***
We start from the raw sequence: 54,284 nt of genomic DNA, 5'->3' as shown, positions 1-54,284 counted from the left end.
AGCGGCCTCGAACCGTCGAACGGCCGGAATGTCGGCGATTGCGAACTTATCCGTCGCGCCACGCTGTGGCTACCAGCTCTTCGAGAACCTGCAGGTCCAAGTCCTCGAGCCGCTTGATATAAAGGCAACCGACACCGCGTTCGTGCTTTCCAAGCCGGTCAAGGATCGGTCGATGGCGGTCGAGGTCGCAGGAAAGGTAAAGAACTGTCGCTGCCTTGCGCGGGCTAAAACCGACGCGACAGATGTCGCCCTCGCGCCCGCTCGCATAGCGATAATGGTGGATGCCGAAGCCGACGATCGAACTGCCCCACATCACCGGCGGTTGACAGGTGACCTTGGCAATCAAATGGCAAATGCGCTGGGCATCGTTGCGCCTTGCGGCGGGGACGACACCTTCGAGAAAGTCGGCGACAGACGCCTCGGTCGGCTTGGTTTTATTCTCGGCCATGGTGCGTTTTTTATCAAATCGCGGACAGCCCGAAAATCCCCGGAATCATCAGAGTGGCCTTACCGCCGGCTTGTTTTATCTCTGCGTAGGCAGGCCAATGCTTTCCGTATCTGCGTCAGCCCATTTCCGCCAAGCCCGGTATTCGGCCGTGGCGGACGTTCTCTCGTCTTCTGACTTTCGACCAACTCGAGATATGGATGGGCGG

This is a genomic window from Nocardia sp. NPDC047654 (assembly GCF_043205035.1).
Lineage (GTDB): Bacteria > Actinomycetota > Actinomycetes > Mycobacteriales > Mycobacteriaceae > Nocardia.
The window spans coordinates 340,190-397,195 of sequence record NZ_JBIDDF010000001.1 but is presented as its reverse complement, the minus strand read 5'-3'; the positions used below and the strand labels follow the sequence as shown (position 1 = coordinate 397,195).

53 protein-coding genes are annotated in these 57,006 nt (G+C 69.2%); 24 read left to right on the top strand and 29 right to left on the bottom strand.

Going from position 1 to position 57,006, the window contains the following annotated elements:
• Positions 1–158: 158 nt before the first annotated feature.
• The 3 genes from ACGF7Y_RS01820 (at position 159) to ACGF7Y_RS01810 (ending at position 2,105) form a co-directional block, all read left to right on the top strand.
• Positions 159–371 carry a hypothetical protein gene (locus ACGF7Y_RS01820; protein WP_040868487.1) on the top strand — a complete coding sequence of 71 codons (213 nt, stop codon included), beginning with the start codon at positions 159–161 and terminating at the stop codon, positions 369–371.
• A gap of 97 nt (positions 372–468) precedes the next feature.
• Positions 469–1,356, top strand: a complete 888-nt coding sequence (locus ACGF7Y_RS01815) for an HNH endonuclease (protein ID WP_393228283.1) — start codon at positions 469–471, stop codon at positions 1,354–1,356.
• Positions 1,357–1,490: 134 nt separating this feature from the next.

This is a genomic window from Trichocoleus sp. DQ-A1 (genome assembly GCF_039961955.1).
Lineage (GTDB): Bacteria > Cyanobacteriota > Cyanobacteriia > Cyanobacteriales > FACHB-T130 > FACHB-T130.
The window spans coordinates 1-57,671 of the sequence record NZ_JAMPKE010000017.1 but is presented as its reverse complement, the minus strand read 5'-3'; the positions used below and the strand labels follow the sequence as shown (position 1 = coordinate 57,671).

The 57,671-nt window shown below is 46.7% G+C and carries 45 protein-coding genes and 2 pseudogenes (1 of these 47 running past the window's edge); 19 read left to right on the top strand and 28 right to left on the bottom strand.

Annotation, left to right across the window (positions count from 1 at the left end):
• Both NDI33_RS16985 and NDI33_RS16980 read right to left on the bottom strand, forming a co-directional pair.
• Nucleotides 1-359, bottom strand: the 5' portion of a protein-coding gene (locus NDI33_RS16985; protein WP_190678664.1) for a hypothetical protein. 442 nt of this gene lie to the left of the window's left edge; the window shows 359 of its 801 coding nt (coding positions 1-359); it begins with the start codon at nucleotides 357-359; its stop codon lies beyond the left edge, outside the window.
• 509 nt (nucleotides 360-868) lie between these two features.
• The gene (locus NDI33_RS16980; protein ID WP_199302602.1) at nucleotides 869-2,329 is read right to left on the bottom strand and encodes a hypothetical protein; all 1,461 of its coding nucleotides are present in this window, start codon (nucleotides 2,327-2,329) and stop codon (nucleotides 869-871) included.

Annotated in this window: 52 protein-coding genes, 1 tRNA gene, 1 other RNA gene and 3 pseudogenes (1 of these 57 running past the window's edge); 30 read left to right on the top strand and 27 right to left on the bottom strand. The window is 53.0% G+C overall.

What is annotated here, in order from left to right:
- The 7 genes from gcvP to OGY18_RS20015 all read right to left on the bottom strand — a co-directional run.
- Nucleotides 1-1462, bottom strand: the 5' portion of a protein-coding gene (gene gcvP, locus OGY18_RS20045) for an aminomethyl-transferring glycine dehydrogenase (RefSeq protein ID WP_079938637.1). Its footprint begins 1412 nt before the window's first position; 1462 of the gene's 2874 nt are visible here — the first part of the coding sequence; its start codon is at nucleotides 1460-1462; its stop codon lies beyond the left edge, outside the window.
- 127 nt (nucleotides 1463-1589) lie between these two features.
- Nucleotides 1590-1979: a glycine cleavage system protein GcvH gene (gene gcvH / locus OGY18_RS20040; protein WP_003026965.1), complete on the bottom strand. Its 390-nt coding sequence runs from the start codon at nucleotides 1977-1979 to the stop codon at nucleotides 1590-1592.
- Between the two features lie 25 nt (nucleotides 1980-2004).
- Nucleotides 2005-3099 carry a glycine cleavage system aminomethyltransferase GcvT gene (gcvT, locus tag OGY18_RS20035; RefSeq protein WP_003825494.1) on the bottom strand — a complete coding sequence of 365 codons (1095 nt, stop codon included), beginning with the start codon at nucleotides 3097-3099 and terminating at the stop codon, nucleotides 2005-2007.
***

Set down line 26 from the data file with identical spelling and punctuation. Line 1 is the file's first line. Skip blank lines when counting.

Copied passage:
- Nucleotides 1-1462, bottom strand: the 5' portion of a protein-coding gene (gene gcvP, locus OGY18_RS20045) for an aminomethyl-transferring glycine dehydrogenase (RefSeq protein ID WP_079938637.1). Its footprint begins 1412 nt before the window's first position; 1462 of the gene's 2874 nt are visible here — the first part of the coding sequence; its start codon is at nucleotides 1460-1462; its stop codon lies beyond the left edge, outside the window.